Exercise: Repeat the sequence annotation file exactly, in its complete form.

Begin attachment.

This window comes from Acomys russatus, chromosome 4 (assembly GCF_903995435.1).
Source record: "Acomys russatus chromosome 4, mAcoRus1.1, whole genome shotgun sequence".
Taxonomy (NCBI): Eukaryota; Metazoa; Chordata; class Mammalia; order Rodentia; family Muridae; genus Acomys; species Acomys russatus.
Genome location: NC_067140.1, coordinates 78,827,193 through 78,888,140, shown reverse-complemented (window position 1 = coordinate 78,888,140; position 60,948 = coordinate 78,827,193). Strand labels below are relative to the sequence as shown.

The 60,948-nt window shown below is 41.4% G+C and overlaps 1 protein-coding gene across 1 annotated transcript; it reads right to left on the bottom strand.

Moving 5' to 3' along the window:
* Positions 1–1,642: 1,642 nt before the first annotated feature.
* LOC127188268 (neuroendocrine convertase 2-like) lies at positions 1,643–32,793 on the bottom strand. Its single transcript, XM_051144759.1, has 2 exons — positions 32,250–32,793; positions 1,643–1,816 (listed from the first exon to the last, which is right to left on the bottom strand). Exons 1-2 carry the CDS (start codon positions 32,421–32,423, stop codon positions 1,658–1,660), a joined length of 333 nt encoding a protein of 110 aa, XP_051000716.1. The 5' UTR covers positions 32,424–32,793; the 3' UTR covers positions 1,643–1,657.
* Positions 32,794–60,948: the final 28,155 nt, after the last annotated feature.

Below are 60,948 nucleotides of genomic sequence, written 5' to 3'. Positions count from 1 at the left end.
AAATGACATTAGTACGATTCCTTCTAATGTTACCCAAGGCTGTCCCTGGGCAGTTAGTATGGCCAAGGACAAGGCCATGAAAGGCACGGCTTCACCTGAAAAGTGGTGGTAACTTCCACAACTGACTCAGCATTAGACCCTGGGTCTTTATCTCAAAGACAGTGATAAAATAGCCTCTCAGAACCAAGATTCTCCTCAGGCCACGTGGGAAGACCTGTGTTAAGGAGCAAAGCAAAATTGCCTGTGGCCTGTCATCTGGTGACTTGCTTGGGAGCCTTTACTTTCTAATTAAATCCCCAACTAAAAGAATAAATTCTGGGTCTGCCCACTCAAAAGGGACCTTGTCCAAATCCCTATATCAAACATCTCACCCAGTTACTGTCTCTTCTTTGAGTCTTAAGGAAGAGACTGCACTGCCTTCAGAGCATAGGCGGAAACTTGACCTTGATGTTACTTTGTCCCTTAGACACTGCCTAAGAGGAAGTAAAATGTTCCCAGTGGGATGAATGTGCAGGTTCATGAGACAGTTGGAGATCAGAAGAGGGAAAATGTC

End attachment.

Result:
This window comes from Acomys russatus, chromosome 4 (assembly GCF_903995435.1).
Source record: "Acomys russatus chromosome 4, mAcoRus1.1, whole genome shotgun sequence".
Taxonomy (NCBI): Eukaryota; Metazoa; Chordata; class Mammalia; order Rodentia; family Muridae; genus Acomys; species Acomys russatus.
Genome location: NC_067140.1, coordinates 78,827,193 through 78,888,140, shown reverse-complemented (window position 1 = coordinate 78,888,140; position 60,948 = coordinate 78,827,193). Strand labels below are relative to the sequence as shown.

The 60,948-nt window shown below is 41.4% G+C and overlaps 1 protein-coding gene across 1 annotated transcript; it reads right to left on the bottom strand.

Moving 5' to 3' along the window:
* Positions 1–1,642: 1,642 nt before the first annotated feature.
* LOC127188268 (neuroendocrine convertase 2-like) lies at positions 1,643–32,793 on the bottom strand. Its single transcript, XM_051144759.1, has 2 exons — positions 32,250–32,793; positions 1,643–1,816 (listed from the first exon to the last, which is right to left on the bottom strand). Exons 1-2 carry the CDS (start codon positions 32,421–32,423, stop codon positions 1,658–1,660), a joined length of 333 nt encoding a protein of 110 aa, XP_051000716.1. The 5' UTR covers positions 32,424–32,793; the 3' UTR covers positions 1,643–1,657.
* Positions 32,794–60,948: the final 28,155 nt, after the last annotated feature.

Below are 60,948 nucleotides of genomic sequence, written 5' to 3'. Positions count from 1 at the left end.
AAATGACATTAGTACGATTCCTTCTAATGTTACCCAAGGCTGTCCCTGGGCAGTTAGTATGGCCAAGGACAAGGCCATGAAAGGCACGGCTTCACCTGAAAAGTGGTGGTAACTTCCACAACTGACTCAGCATTAGACCCTGGGTCTTTATCTCAAAGACAGTGATAAAATAGCCTCTCAGAACCAAGATTCTCCTCAGGCCACGTGGGAAGACCTGTGTTAAGGAGCAAAGCAAAATTGCCTGTGGCCTGTCATCTGGTGACTTGCTTGGGAGCCTTTACTTTCTAATTAAATCCCCAACTAAAAGAATAAATTCTGGGTCTGCCCACTCAAAAGGGACCTTGTCCAAATCCCTATATCAAACATCTCACCCAGTTACTGTCTCTTCTTTGAGTCTTAAGGAAGAGACTGCACTGCCTTCAGAGCATAGGCGGAAACTTGACCTTGATGTTACTTTGTCCCTTAGACACTGCCTAAGAGGAAGTAAAATGTTCCCAGTGGGATGAATGTGCAGGTTCATGAGACAGTTGGAGATCAGAAGAGGGAAAATGTC